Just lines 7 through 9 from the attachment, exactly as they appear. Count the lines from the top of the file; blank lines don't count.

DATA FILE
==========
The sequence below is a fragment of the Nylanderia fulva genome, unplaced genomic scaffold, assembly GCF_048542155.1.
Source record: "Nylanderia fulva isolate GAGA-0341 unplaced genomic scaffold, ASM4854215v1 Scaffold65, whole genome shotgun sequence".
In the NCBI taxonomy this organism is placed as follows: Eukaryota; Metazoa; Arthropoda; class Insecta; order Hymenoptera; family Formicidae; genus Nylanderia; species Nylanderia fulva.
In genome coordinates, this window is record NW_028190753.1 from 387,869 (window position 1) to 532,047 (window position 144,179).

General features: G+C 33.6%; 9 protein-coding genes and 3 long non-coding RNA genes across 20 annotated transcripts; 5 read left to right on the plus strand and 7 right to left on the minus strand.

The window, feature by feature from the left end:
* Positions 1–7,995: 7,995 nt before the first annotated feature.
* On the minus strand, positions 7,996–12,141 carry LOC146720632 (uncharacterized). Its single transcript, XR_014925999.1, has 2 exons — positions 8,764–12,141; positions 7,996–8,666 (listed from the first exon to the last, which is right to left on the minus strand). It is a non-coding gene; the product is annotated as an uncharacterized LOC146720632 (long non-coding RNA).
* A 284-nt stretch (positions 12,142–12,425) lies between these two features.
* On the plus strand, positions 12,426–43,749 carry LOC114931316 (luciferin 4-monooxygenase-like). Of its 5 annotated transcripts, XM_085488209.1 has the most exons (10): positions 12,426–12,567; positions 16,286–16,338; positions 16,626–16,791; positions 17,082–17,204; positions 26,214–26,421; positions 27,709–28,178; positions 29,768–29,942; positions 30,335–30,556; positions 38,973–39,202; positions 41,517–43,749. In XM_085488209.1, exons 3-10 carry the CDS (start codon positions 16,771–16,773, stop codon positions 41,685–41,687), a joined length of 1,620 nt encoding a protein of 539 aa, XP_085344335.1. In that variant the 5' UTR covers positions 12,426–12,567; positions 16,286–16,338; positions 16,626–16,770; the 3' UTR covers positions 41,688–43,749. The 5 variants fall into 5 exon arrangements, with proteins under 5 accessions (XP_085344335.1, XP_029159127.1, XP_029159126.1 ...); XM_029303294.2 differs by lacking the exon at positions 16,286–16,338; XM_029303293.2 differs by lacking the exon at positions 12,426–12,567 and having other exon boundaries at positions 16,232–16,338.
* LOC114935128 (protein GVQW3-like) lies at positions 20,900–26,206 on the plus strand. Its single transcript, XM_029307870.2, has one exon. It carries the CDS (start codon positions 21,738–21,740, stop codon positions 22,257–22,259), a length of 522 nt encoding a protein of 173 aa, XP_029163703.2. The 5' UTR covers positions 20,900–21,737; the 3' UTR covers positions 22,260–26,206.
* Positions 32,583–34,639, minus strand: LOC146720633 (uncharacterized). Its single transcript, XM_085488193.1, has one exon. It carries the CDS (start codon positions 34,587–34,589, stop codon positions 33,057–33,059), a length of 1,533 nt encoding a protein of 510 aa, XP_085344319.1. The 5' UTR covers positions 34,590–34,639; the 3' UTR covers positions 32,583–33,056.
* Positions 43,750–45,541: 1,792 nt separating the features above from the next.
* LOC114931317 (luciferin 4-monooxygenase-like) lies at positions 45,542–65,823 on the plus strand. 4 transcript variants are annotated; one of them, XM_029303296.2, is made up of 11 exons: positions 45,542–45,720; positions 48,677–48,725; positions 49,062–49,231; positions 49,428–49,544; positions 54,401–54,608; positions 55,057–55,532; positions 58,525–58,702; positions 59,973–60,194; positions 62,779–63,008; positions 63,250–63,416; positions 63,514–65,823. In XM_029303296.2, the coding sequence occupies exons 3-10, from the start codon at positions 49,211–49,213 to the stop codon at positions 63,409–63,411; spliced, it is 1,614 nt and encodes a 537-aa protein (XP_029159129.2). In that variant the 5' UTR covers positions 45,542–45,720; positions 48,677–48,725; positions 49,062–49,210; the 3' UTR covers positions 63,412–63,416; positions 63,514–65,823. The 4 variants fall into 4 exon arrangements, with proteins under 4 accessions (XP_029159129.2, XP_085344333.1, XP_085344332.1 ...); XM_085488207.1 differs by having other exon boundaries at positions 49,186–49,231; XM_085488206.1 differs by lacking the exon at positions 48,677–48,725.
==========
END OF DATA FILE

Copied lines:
* Positions 1–7,995: 7,995 nt before the first annotated feature.
* On the minus strand, positions 7,996–12,141 carry LOC146720632 (uncharacterized). Its single transcript, XR_014925999.1, has 2 exons — positions 8,764–12,141; positions 7,996–8,666 (listed from the first exon to the last, which is right to left on the minus strand). It is a non-coding gene; the product is annotated as an uncharacterized LOC146720632 (long non-coding RNA).
* A 284-nt stretch (positions 12,142–12,425) lies between these two features.